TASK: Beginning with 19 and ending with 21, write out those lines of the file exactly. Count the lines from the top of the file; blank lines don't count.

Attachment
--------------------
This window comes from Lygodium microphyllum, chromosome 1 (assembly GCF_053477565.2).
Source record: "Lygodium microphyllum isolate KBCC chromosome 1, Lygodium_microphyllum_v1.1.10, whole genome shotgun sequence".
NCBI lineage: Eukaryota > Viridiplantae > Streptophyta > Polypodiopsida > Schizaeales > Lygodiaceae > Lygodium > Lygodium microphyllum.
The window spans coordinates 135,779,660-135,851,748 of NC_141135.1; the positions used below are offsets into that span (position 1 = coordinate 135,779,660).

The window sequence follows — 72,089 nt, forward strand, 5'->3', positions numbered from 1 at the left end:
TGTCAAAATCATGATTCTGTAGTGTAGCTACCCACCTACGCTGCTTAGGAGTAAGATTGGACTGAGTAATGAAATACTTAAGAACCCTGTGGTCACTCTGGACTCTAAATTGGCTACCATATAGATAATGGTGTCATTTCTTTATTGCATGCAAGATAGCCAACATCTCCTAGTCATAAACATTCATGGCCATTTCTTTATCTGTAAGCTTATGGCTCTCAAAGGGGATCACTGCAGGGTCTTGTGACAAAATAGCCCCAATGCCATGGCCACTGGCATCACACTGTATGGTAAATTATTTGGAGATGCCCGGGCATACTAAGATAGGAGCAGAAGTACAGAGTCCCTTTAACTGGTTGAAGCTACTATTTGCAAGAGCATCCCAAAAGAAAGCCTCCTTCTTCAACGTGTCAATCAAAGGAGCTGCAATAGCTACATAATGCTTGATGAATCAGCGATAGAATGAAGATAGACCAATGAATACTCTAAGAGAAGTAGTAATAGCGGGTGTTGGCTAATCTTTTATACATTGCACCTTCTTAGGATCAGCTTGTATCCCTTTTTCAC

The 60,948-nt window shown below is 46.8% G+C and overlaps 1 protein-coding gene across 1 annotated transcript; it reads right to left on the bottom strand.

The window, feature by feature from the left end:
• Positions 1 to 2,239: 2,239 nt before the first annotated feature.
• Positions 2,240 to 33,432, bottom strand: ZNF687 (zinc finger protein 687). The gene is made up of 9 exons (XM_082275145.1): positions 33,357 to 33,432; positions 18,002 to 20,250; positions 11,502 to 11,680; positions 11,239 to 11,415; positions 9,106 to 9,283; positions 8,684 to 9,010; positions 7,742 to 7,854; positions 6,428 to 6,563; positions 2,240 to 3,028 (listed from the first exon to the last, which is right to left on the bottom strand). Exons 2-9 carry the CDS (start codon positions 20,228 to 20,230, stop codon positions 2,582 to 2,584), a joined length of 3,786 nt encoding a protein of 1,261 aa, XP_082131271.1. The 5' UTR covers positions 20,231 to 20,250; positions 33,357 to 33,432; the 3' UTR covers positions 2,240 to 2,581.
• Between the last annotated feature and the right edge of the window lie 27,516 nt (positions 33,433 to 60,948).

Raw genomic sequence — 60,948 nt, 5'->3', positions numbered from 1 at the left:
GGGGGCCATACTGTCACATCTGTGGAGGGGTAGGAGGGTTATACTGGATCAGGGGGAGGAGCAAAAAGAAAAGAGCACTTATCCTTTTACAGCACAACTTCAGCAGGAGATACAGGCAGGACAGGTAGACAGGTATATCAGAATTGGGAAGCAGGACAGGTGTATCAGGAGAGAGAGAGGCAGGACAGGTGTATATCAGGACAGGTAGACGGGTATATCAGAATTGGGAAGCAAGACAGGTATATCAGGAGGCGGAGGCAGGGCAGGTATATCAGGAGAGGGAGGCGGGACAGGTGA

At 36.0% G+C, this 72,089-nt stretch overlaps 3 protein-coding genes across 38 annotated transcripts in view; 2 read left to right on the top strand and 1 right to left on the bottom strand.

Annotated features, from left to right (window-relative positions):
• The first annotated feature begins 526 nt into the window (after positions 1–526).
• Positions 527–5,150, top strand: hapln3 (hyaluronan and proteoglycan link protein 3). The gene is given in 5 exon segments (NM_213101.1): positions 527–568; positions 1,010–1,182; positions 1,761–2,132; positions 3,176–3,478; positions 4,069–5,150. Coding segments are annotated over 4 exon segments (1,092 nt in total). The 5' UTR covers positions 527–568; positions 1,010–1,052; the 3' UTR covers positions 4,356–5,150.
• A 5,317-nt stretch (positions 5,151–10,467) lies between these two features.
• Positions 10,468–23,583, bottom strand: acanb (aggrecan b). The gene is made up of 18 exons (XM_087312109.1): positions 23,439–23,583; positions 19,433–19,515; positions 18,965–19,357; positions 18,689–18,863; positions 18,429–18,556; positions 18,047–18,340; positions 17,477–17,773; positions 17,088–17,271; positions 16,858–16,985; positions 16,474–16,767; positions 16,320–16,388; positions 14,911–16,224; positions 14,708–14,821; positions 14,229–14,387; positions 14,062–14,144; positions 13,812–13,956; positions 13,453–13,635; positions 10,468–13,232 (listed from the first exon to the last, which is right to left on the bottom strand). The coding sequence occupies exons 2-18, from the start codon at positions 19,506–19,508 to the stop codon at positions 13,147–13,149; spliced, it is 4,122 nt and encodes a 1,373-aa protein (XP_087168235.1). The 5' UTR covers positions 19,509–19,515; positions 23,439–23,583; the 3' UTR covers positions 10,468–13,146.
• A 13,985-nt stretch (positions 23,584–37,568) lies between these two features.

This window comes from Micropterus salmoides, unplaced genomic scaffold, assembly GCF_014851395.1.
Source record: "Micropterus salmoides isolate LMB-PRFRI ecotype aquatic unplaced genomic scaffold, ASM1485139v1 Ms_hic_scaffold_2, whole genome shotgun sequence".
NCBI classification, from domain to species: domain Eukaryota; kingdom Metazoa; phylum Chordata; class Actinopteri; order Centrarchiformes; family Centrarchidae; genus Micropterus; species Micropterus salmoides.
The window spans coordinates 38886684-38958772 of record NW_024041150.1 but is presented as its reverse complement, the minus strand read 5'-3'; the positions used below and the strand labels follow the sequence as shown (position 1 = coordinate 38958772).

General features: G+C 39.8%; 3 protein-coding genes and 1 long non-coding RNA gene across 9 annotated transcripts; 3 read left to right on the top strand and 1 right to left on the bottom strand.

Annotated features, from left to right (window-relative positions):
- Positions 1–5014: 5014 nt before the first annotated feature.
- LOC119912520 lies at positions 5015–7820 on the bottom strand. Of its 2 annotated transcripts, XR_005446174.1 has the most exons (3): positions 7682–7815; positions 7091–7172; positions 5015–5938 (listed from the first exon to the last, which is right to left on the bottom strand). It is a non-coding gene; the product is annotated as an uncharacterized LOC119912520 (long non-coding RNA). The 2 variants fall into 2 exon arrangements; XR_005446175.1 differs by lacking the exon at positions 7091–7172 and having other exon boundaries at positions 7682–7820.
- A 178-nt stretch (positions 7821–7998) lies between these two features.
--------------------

• Positions 10,468–23,583, bottom strand: acanb (aggrecan b). The gene is made up of 18 exons (XM_087312109.1): positions 23,439–23,583; positions 19,433–19,515; positions 18,965–19,357; positions 18,689–18,863; positions 18,429–18,556; positions 18,047–18,340; positions 17,477–17,773; positions 17,088–17,271; positions 16,858–16,985; positions 16,474–16,767; positions 16,320–16,388; positions 14,911–16,224; positions 14,708–14,821; positions 14,229–14,387; positions 14,062–14,144; positions 13,812–13,956; positions 13,453–13,635; positions 10,468–13,232 (listed from the first exon to the last, which is right to left on the bottom strand). The coding sequence occupies exons 2-18, from the start codon at positions 19,506–19,508 to the stop codon at positions 13,147–13,149; spliced, it is 4,122 nt and encodes a 1,373-aa protein (XP_087168235.1). The 5' UTR covers positions 19,509–19,515; positions 23,439–23,583; the 3' UTR covers positions 10,468–13,146.
• A 13,985-nt stretch (positions 23,584–37,568) lies between these two features.

This window comes from Micropterus salmoides, unplaced genomic scaffold, assembly GCF_014851395.1.